Top 3 Latest Wonders of the World
Knowing about the past is the first step toward learning about the future. Exploring the locations we recognise as the World’s Wonders is the first step in learning about the past. When you visit locations like the Taj Mahal, Stonehenge, or the Great Wall of China, you’ll learn about individuals and the times they lived in. There are a plethora of fascinating locations to visit that depict life in the Ancient, Medieval, and Modern worlds. The journey should be enjoyed and savoured. Choose your preferred list of seven wonders and begin exploring:
3). Taj Mahal
The Taj Mahal is an Indian mausoleum located near Agra. It was built in memory of Shah Jahan’s beloved wife, Mumtaz Mahal, by the Mughal emperor Shah Jahan. The Taj Mahal is one of the Seven Wonders of the World and is widely regarded as one of the best examples of Mughal art and architecture. Persian, Ottoman, Indian, and Islamic influences can all be found in the architecture. In 1983, UNESCO designated it as a World Heritage Site.
According to mythology, the Mughal Emperor chopped off the hands of all the labourers who constructed the Taj so that the same masterpiece could not be erected again. The Taj Mahal is located in Agra, on the banks of the Yamuna River. It was started in 1631 and finished in 1653, covering 32 acres of land.
Many stone structures and temples can be seen at the site, all of which are in varied degrees of preservation. The complex is constructed in a variety of architectural styles, demonstrating a cultural mix of Mayan and non-Mayan civilisation. The site of Chichen Itza is divided into three sections: north, middle, and south. The first set is in the Toltec style, while the rest depict the Chichen Itzan civilisation. Private agencies have meticulously examined the site because it is one of the most renowned Mayan Pyramids.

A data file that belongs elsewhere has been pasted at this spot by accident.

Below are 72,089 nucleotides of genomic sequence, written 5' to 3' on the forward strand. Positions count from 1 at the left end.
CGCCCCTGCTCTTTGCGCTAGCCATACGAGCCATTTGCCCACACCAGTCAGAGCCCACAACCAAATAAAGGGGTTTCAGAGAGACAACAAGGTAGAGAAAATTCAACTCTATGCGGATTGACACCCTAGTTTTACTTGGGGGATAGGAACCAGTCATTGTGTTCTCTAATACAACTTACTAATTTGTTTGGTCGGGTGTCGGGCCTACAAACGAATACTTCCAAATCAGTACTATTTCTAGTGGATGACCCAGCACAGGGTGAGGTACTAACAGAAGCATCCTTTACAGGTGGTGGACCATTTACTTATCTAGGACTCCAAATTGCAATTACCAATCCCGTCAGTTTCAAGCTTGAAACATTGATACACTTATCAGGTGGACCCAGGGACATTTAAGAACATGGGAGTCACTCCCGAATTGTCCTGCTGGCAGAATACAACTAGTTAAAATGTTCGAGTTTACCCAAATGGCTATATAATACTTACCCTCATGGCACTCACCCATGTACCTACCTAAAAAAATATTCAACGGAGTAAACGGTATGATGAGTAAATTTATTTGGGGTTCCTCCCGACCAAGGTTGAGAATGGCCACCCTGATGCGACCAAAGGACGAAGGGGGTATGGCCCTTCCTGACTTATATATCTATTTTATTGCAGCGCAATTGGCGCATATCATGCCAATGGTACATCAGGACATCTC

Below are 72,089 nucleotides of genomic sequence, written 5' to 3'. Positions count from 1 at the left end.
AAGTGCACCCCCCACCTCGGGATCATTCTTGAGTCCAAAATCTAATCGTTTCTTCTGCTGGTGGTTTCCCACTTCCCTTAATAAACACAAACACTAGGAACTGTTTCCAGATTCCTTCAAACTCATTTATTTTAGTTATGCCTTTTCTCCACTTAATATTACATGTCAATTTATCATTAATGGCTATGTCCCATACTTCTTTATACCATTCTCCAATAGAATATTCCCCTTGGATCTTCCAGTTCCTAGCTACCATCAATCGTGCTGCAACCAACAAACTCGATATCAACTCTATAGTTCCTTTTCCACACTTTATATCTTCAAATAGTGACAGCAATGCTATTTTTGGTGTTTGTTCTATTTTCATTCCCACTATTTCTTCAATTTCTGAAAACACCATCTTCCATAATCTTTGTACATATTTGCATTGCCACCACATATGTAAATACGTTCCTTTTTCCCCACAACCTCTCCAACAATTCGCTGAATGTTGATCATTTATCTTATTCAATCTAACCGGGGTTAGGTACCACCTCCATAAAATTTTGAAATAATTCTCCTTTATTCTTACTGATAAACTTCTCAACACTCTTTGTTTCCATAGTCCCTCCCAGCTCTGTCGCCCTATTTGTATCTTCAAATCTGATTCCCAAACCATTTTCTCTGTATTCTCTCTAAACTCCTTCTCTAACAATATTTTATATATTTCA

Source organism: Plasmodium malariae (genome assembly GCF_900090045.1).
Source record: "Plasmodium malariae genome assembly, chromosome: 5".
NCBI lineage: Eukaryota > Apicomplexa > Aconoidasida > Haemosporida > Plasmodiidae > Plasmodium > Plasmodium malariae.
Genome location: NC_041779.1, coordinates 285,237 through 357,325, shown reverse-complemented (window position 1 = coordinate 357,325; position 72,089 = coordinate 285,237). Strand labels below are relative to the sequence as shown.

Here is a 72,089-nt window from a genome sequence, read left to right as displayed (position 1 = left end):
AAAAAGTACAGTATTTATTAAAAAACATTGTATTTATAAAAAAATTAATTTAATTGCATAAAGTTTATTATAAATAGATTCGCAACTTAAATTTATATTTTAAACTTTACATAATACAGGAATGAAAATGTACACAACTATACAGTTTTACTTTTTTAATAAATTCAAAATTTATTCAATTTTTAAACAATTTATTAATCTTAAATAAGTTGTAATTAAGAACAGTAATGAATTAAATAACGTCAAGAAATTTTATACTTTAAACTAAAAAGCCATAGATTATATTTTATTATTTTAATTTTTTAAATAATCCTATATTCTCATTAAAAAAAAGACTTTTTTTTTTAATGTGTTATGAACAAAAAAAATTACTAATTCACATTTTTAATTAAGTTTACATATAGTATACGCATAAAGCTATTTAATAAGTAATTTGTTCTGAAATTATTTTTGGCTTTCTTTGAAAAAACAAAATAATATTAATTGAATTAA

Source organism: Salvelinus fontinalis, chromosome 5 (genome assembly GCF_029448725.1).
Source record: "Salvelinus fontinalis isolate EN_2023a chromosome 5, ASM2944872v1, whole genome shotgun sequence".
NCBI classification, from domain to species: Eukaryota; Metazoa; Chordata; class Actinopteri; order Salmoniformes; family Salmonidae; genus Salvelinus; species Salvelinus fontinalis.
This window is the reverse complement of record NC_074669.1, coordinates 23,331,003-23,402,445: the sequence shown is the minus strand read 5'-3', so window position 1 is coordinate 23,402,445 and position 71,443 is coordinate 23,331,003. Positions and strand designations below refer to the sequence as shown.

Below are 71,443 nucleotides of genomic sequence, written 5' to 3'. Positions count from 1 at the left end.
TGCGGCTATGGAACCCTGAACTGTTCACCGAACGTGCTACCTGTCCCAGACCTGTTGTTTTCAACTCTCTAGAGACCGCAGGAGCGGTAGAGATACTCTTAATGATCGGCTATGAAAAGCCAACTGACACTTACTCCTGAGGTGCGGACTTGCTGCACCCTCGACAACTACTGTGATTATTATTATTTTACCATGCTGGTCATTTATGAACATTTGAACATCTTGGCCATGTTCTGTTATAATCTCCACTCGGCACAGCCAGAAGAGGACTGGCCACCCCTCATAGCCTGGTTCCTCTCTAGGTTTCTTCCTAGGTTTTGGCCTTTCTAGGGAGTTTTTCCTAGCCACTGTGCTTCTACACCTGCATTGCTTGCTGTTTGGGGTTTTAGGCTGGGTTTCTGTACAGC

Chichen Itza is today managed by Mexico’s National Institute of Anthropology and History as a federally owned site. Early morning or late afternoon are the finest times to visit.
1). Chichen Itza in Yucatan Peninsula
Chichen Itza was built by the Maya in 400 A.D. and is located in the Yucatan Peninsula’s north central region, which is today known as Mexico. Chichen is 75 kilometres from Merida and has a 1500-year-old heritage. It is said to have been ruled by priests and served as the major place for many rites. Chichen Itza translates to “At the mouth of the Itza well.” Chi means’mouth,’ Chen means ‘well,’ and Itza means ‘the Itza people.’ It is said that the people who lived there sacrificed artefacts and individuals to their deity. Those who made it through the ordeal were regarded as seers.
Many stone structures and temples may be seen on the site, all of which are in varied degrees of preservation. The complex is constructed in a variety of architectural styles, demonstrating a cultural mix of Mayan and non-Mayan civilizations. The site of Chichen Itza is divided into three groups: north, centre, and south. The first set is of the Toltec style, while the rest depict Chichen Itzan civilization. The site has been intensively examined by private companies since it is one of the most renowned Mayan Pyramids.
Chichen Itza is presently managed by Mexico’s National Institute of Anthropology and History as a government property. Early morning or late afternoon are the optimum times to visit the sites.
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